As the Portuguese Primeira Liga drew to a close, all eyes were understandably on Benfica and Porto as they battled it out for the League Championship and, for the latter, the enviable record of enduring the season without defeat. Slipping underneath the radar, however, there has been another big story in Portuguese football this year: that of the relatively unknown Pacos De Ferreira and their qualification for the Champions League.

Pacos secured the third and final Champions League qualification spot in the Primeira Liga with a game to spare, and now find themselves only a two-legged playoff tie away from the elusive and lucrative group stages of Europe’s premier club competition.

Participation in the Champions League would be a wholly unprecedented chapter in the history of the club, who have forever played their football in the shadows of nearby Braga, Boavista and, in particular, of Portuguese giants FC Porto. While this season’s surprising rise to the higher echelons of the League is still unlikely to eclipse the achievements of their more illustrious neighbours, Pacos certainly deserve at least a small percentage of the column inches that are usually reserved for Porto and the other household names of the Portuguese game.

The town of Pacos De Ferreira – renowned more for its reputation as the country’s ‘Capital of Furniture’ than its sporting prowess – is located on the outskirts of Oporto in the north of Portugal. According to 2001 census statistics, it boasts a population of just 8,500 people, making the ascendancy of the town’s football team up the Portuguese league ladder all the more incredible. The club was officially born in 1950, joining the lower leagues of Portuguese football as Futebol Clube Pacos de Ferreira – the name which they still play under today – after previously competing under the titles of ‘Sport Club Pacense’ and ‘Vasco De Gama’ in the 1930’s and 40’s.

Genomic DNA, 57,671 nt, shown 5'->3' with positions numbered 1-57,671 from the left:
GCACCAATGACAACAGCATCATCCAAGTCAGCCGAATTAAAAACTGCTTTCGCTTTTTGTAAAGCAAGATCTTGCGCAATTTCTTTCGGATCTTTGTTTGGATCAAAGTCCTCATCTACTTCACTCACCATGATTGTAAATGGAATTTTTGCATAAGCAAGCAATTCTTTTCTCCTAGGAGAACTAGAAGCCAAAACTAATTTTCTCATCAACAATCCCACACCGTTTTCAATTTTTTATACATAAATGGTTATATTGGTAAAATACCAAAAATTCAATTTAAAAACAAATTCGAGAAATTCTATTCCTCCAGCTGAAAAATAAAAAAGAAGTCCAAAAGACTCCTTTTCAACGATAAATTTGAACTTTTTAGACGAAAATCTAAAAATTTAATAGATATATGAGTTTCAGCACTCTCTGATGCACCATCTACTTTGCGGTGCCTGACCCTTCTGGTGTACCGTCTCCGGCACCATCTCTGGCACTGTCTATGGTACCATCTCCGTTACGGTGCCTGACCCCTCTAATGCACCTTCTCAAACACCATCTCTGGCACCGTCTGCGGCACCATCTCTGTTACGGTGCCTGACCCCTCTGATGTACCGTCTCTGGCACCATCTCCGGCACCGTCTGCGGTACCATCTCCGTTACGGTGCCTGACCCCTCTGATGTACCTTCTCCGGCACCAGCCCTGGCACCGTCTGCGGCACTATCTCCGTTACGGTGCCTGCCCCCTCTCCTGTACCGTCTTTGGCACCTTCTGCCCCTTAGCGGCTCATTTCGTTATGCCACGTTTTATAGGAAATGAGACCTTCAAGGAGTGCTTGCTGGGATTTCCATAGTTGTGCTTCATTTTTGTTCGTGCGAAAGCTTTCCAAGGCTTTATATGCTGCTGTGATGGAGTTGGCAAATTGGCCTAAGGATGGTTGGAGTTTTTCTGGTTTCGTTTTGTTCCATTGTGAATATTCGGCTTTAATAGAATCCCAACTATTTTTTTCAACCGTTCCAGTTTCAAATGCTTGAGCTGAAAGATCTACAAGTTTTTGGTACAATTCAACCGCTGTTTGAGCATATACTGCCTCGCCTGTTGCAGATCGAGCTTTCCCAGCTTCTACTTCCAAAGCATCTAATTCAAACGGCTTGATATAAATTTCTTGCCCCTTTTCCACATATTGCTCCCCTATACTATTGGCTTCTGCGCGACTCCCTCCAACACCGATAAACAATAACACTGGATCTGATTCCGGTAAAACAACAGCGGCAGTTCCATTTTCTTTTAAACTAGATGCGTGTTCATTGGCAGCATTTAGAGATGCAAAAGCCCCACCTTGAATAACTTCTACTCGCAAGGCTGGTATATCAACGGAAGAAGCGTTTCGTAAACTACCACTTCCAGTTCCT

It wasn’t until 41 years after its inception that the club finally put itself on the Portuguese football map, earning promotion to the top flight upon winning the Segunda Liga title in the 1990-91 season. However, the team, affectionately nicknamed ‘Os Castores’ (Portuguese for ‘The Beavers’) would suffer demotion in 1994 after finishing their third season in the Primeira Liga in last position. A six year exodus from the top division meant that Pacos welcomed in the new millennium in the Segunda Liga, although they would again compete in the top flight in the 2000/2001 season after securing promotion once more.

The team began to show greater signs of stability after recording consecutive 9th, 8th and 6th place finishes in the top division; however, they were then relegated after an abysmal 2003/04 campaign. Having bounced back into the big time at the first attempt, Pacos will next year play their football in the Portuguese top flight for the eighth season in a row – a huge achievement for a club of its size.

After finishing in 10th position last season, no one could have foreseen Pacos’ euphoric rise to the heady heights of 3rd place this time around, including Head Coach Paulo Fonseca, who, at the beginning of the season, had earmarked a points tally of 38 and top-flight safety as a measure of the club’s ambitions. Fonseca, who only recently turned 40 years of age, and is in his first managerial posting in the top flight of Portuguese football, has already shown wisdom beyond his years by refusing to let himself, or his team, get carried away by their remarkable accomplishments.